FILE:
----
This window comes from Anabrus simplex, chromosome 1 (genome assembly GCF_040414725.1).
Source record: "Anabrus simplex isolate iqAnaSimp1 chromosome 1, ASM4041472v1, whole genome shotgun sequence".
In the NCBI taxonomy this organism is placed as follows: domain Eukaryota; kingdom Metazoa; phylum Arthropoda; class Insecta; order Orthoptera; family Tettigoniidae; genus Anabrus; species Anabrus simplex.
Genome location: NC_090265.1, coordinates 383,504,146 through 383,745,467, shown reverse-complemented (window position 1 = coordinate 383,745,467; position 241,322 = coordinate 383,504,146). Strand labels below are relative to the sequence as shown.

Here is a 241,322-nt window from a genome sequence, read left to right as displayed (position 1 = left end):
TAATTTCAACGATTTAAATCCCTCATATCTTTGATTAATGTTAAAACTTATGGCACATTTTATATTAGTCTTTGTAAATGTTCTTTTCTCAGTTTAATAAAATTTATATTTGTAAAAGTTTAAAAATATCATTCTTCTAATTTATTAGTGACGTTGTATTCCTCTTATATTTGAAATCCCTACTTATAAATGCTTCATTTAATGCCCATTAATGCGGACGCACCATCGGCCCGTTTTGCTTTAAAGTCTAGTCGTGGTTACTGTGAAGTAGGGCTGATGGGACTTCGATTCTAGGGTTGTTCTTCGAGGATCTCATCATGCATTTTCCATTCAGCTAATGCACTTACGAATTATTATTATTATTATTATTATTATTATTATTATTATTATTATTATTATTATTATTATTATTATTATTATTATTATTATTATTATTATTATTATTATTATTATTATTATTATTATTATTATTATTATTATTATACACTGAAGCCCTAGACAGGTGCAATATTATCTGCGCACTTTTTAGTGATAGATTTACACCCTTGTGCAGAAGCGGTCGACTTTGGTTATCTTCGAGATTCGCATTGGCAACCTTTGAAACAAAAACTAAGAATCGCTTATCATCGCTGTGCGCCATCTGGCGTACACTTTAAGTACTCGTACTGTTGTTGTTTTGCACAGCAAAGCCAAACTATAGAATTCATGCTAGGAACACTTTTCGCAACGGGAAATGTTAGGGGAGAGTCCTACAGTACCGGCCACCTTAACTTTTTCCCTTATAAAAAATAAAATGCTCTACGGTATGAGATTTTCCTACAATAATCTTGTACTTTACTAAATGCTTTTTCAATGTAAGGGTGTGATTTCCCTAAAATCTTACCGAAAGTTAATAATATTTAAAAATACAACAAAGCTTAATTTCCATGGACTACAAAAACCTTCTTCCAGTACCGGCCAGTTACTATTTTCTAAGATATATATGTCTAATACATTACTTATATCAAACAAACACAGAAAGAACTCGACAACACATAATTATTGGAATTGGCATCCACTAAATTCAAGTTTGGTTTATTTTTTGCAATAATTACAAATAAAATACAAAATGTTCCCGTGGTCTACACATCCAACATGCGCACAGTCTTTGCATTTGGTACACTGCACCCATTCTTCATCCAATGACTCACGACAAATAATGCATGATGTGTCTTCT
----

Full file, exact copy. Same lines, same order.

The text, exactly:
This window comes from Anabrus simplex, chromosome 1 (genome assembly GCF_040414725.1).
Source record: "Anabrus simplex isolate iqAnaSimp1 chromosome 1, ASM4041472v1, whole genome shotgun sequence".
In the NCBI taxonomy this organism is placed as follows: domain Eukaryota; kingdom Metazoa; phylum Arthropoda; class Insecta; order Orthoptera; family Tettigoniidae; genus Anabrus; species Anabrus simplex.
Genome location: NC_090265.1, coordinates 383,504,146 through 383,745,467, shown reverse-complemented (window position 1 = coordinate 383,745,467; position 241,322 = coordinate 383,504,146). Strand labels below are relative to the sequence as shown.

Here is a 241,322-nt window from a genome sequence, read left to right as displayed (position 1 = left end):
TAATTTCAACGATTTAAATCCCTCATATCTTTGATTAATGTTAAAACTTATGGCACATTTTATATTAGTCTTTGTAAATGTTCTTTTCTCAGTTTAATAAAATTTATATTTGTAAAAGTTTAAAAATATCATTCTTCTAATTTATTAGTGACGTTGTATTCCTCTTATATTTGAAATCCCTACTTATAAATGCTTCATTTAATGCCCATTAATGCGGACGCACCATCGGCCCGTTTTGCTTTAAAGTCTAGTCGTGGTTACTGTGAAGTAGGGCTGATGGGACTTCGATTCTAGGGTTGTTCTTCGAGGATCTCATCATGCATTTTCCATTCAGCTAATGCACTTACGAATTATTATTATTATTATTATTATTATTATTATTATTATTATTATTATTATTATTATTATTATTATTATTATTATTATTATTATTATTATTATTATTATTATTATTATTATTATTATTATTATTATTATTATTATACACTGAAGCCCTAGACAGGTGCAATATTATCTGCGCACTTTTTAGTGATAGATTTACACCCTTGTGCAGAAGCGGTCGACTTTGGTTATCTTCGAGATTCGCATTGGCAACCTTTGAAACAAAAACTAAGAATCGCTTATCATCGCTGTGCGCCATCTGGCGTACACTTTAAGTACTCGTACTGTTGTTGTTTTGCACAGCAAAGCCAAACTATAGAATTCATGCTAGGAACACTTTTCGCAACGGGAAATGTTAGGGGAGAGTCCTACAGTACCGGCCACCTTAACTTTTTCCCTTATAAAAAATAAAATGCTCTACGGTATGAGATTTTCCTACAATAATCTTGTACTTTACTAAATGCTTTTTCAATGTAAGGGTGTGATTTCCCTAAAATCTTACCGAAAGTTAATAATATTTAAAAATACAACAAAGCTTAATTTCCATGGACTACAAAAACCTTCTTCCAGTACCGGCCAGTTACTATTTTCTAAGATATATATGTCTAATACATTACTTATATCAAACAAACACAGAAAGAACTCGACAACACATAATTATTGGAATTGGCATCCACTAAATTCAAGTTTGGTTTATTTTTTGCAATAATTACAAATAAAATACAAAATGTTCCCGTGGTCTACACATCCAACATGCGCACAGTCTTTGCATTTGGTACACTGCACCCATTCTTCATCCAATGACTCACGACAAATAATGCATGATGTGTCTTCT